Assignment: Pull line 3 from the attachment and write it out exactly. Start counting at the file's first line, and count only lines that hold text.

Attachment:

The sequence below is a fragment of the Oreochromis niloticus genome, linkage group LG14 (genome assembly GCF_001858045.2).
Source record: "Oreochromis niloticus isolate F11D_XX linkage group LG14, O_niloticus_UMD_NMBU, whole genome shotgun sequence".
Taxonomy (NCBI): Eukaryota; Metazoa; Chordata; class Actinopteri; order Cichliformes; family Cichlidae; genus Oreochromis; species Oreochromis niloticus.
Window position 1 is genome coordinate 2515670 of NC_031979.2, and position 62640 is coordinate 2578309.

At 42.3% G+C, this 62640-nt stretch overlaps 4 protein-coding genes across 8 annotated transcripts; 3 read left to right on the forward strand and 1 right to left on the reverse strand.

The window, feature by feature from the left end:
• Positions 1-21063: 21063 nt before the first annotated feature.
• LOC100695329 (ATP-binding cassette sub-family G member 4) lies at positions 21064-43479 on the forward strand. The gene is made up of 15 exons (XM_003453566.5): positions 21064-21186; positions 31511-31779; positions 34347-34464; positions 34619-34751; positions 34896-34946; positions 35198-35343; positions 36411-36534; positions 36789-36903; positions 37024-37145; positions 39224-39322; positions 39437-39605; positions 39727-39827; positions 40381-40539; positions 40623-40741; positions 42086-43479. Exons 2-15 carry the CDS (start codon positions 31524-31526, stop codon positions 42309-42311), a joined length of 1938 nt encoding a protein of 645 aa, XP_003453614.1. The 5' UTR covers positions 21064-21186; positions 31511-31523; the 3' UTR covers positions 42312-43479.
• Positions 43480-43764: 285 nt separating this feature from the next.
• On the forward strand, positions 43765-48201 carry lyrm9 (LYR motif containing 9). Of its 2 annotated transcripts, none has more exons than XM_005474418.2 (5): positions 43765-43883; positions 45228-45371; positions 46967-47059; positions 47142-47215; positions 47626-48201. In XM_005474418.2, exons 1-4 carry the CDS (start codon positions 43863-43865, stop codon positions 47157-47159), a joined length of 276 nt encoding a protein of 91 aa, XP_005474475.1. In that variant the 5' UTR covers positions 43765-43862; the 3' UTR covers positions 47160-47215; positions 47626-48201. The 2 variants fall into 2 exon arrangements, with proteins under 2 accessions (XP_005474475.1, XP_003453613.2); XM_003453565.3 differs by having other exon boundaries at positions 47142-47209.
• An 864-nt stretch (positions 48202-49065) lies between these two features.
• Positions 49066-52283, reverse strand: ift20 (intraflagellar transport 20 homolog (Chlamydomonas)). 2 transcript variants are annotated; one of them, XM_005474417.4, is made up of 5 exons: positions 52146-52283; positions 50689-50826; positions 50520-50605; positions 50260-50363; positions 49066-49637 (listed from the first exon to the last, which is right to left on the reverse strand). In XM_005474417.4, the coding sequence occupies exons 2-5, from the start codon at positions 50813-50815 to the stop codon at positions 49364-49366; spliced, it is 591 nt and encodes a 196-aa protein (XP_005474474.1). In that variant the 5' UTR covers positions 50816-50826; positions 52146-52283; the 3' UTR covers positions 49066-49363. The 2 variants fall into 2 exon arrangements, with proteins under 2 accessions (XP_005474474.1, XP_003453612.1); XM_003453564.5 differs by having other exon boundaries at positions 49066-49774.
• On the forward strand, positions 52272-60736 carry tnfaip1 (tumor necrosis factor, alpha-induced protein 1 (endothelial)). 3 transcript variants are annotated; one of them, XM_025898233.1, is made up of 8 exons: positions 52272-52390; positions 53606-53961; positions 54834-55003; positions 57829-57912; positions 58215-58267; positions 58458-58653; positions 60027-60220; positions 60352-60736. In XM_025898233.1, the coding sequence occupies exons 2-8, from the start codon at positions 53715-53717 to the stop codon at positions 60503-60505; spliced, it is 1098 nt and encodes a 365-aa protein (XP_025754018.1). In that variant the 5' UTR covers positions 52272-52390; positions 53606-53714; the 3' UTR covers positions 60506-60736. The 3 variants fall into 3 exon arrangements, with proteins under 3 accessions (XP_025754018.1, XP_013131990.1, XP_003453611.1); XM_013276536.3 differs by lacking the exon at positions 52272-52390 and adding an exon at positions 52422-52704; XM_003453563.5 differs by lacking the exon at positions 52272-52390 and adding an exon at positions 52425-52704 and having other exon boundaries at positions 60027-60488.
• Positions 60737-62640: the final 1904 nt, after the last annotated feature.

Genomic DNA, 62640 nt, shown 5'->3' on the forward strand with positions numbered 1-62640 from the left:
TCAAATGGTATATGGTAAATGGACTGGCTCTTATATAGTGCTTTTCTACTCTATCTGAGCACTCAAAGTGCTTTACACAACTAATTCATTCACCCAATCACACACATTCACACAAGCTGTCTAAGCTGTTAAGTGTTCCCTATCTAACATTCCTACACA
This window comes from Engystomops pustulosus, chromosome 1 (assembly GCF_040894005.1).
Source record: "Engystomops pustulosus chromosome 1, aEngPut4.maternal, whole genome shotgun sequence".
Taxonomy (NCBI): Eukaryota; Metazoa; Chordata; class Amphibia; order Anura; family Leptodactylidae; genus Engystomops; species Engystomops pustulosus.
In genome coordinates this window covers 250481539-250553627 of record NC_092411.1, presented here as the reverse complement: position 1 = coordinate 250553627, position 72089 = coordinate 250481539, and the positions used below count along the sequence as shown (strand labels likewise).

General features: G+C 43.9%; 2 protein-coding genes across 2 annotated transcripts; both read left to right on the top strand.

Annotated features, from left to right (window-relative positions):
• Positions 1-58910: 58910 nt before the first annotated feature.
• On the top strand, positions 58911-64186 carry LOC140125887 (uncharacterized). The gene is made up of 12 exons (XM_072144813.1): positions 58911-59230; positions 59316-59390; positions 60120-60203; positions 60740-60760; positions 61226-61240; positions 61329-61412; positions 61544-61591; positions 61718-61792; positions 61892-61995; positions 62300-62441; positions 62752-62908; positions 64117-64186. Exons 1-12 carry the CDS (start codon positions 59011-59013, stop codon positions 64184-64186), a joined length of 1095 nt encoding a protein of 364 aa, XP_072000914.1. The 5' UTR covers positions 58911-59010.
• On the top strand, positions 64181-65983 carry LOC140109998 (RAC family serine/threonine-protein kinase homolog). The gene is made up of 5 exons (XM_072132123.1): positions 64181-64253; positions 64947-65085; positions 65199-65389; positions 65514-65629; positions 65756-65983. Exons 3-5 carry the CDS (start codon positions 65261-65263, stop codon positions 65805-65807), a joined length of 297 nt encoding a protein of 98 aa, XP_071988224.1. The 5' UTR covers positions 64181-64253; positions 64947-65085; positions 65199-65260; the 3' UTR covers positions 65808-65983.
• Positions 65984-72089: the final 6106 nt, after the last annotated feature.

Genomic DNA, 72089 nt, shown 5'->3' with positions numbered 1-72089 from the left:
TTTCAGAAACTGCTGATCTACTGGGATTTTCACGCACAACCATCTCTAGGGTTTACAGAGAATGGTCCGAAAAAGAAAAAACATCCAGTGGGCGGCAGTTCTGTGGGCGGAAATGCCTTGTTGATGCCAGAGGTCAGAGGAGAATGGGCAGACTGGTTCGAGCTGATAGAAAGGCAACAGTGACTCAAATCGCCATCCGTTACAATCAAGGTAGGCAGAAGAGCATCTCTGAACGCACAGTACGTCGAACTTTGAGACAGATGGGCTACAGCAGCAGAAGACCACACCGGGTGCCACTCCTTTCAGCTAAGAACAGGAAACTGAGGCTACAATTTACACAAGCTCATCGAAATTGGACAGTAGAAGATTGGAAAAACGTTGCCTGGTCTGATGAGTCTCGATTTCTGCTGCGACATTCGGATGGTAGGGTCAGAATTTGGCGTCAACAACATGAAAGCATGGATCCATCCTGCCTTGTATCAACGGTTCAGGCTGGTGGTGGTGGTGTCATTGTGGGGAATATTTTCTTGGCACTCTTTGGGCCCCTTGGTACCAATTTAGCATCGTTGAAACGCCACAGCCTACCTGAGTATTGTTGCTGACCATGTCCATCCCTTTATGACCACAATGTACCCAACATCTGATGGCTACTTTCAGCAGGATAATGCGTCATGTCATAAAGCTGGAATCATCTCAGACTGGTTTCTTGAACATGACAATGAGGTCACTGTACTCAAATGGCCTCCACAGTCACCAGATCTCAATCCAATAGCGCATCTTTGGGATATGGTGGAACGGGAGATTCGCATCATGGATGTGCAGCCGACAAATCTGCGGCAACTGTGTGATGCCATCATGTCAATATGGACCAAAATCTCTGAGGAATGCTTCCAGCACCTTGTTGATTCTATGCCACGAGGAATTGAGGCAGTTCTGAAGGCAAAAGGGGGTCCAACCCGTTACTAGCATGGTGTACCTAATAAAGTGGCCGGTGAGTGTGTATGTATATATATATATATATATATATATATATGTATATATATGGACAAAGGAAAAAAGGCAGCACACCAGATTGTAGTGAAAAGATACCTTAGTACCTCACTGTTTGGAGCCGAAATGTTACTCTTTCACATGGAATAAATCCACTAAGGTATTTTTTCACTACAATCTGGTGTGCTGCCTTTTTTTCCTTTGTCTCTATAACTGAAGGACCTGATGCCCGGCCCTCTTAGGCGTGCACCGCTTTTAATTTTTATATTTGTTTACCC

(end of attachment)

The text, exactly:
Taxonomy (NCBI): Eukaryota; Metazoa; Chordata; class Actinopteri; order Cichliformes; family Cichlidae; genus Oreochromis; species Oreochromis niloticus.